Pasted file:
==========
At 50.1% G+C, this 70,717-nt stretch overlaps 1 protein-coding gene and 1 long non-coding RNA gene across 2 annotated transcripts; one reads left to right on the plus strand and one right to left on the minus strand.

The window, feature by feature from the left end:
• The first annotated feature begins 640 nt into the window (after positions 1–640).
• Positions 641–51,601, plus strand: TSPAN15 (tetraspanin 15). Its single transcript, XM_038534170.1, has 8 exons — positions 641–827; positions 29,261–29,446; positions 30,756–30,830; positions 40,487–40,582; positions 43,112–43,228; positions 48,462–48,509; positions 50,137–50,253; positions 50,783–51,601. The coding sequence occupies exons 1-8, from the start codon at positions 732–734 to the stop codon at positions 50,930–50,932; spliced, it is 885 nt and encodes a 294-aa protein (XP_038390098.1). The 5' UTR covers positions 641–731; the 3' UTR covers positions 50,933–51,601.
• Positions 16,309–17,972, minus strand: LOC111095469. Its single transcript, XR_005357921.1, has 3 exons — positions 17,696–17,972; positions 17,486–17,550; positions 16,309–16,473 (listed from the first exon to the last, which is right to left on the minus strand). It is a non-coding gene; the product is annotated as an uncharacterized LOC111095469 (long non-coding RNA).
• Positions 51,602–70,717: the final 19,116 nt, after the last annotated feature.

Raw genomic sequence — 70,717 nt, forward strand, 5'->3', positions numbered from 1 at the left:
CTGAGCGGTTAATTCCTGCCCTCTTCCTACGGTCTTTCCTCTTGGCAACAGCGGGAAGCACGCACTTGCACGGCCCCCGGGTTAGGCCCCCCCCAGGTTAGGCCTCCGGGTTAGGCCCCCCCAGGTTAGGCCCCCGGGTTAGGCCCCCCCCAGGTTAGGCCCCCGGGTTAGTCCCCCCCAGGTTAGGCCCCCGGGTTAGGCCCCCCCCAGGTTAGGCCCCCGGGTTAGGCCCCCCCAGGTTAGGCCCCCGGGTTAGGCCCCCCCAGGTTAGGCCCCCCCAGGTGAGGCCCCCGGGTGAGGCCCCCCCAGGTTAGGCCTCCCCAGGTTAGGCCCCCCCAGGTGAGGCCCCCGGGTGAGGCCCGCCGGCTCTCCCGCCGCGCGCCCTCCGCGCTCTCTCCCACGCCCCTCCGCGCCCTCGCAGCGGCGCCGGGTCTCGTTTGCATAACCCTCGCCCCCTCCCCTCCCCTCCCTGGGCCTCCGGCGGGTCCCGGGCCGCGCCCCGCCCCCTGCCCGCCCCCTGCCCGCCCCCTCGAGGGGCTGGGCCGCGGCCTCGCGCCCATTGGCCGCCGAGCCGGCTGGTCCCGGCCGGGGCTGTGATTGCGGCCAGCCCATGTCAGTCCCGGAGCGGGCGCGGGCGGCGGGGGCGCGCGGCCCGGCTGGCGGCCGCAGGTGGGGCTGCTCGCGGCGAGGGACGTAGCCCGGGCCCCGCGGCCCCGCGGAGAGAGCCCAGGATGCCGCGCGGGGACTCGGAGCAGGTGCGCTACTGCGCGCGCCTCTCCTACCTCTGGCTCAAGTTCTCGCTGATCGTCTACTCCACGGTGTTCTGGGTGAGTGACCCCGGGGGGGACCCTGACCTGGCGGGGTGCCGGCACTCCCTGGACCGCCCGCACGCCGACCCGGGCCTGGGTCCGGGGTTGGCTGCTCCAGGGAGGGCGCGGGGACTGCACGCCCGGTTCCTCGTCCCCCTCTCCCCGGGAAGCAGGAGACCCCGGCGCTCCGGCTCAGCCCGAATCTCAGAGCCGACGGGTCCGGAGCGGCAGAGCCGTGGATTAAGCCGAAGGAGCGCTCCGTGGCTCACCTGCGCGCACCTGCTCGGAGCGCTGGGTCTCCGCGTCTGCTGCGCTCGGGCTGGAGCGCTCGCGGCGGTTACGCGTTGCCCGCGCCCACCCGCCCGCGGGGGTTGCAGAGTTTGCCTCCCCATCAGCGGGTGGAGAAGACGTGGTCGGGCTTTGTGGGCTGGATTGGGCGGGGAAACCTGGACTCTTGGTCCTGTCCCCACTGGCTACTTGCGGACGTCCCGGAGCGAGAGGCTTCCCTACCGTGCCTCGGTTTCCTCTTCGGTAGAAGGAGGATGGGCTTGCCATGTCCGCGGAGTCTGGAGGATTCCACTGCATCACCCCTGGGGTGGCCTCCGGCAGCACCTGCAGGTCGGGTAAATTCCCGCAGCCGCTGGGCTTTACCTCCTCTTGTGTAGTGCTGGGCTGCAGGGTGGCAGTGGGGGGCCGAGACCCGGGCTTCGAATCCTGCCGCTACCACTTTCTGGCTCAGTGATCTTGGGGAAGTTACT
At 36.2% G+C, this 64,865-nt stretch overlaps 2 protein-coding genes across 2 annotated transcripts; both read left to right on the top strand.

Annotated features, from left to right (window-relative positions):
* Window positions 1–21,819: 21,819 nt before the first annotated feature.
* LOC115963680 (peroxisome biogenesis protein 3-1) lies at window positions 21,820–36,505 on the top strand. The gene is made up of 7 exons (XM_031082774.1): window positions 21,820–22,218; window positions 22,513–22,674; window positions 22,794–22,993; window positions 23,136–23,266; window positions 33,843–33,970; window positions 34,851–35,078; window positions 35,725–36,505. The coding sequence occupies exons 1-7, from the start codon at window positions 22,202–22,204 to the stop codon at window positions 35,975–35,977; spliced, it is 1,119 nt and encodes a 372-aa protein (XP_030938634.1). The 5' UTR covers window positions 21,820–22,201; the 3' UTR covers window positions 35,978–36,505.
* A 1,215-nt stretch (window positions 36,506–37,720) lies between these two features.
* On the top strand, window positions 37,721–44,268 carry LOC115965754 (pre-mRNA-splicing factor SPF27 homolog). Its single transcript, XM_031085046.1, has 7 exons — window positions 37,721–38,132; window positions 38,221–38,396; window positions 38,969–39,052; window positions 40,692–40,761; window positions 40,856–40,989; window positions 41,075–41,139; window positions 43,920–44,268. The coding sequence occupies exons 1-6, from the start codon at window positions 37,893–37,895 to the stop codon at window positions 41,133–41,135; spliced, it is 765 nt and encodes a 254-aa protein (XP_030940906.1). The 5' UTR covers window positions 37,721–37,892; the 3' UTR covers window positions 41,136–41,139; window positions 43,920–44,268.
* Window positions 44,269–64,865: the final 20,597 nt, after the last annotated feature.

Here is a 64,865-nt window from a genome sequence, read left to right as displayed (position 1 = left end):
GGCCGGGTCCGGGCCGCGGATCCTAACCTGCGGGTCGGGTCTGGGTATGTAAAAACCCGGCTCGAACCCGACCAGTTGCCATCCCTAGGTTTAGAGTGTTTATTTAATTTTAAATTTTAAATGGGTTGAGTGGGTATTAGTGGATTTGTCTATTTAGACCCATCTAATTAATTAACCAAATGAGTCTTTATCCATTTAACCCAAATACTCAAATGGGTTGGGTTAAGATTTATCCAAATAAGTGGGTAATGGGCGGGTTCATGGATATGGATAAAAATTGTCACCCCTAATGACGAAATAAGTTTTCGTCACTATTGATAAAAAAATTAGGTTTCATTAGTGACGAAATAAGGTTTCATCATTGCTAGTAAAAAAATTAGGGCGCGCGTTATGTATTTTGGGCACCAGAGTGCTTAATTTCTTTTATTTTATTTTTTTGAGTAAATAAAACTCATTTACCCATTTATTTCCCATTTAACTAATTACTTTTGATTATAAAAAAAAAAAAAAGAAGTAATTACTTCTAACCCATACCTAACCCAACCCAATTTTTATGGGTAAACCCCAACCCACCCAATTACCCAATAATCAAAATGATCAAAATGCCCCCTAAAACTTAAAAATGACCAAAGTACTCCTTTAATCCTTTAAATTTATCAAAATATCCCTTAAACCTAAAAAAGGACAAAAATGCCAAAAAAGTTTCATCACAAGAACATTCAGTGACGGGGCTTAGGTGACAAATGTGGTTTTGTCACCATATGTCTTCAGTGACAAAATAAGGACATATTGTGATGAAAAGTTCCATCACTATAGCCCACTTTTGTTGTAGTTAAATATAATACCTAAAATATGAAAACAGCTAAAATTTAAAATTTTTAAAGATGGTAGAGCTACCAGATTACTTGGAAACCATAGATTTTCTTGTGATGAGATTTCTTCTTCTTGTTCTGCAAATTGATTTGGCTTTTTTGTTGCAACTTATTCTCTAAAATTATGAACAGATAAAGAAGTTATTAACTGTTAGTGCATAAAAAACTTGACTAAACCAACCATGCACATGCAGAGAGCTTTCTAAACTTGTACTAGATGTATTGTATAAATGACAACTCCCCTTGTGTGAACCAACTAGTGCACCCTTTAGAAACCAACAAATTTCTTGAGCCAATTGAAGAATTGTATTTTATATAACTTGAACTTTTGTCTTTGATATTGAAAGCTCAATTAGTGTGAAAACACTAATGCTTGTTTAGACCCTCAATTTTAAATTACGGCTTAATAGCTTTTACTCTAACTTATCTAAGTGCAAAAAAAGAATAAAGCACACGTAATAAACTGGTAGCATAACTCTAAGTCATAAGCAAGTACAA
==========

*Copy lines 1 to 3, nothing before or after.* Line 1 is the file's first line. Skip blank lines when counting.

At 50.1% G+C, this 70,717-nt stretch overlaps 1 protein-coding gene and 1 long non-coding RNA gene across 2 annotated transcripts; one reads left to right on the plus strand and one right to left on the minus strand.

The window, feature by feature from the left end:
• The first annotated feature begins 640 nt into the window (after positions 1–640).